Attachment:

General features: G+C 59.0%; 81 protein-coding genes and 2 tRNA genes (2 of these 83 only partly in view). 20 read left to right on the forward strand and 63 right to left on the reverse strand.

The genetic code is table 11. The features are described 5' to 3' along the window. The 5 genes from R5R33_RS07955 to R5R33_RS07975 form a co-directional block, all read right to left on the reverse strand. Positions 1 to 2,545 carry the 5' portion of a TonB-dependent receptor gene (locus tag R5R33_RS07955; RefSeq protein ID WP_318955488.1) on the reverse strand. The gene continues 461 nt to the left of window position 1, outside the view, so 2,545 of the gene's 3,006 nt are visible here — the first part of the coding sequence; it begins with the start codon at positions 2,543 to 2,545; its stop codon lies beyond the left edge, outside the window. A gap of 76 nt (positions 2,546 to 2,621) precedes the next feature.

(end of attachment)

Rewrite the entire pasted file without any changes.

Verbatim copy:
General features: G+C 59.0%; 81 protein-coding genes and 2 tRNA genes (2 of these 83 only partly in view). 20 read left to right on the forward strand and 63 right to left on the reverse strand.

The genetic code is table 11. The features are described 5' to 3' along the window. The 5 genes from R5R33_RS07955 to R5R33_RS07975 form a co-directional block, all read right to left on the reverse strand. Positions 1 to 2,545 carry the 5' portion of a TonB-dependent receptor gene (locus tag R5R33_RS07955; RefSeq protein ID WP_318955488.1) on the reverse strand. The gene continues 461 nt to the left of window position 1, outside the view, so 2,545 of the gene's 3,006 nt are visible here — the first part of the coding sequence; it begins with the start codon at positions 2,543 to 2,545; its stop codon lies beyond the left edge, outside the window. A gap of 76 nt (positions 2,546 to 2,621) precedes the next feature.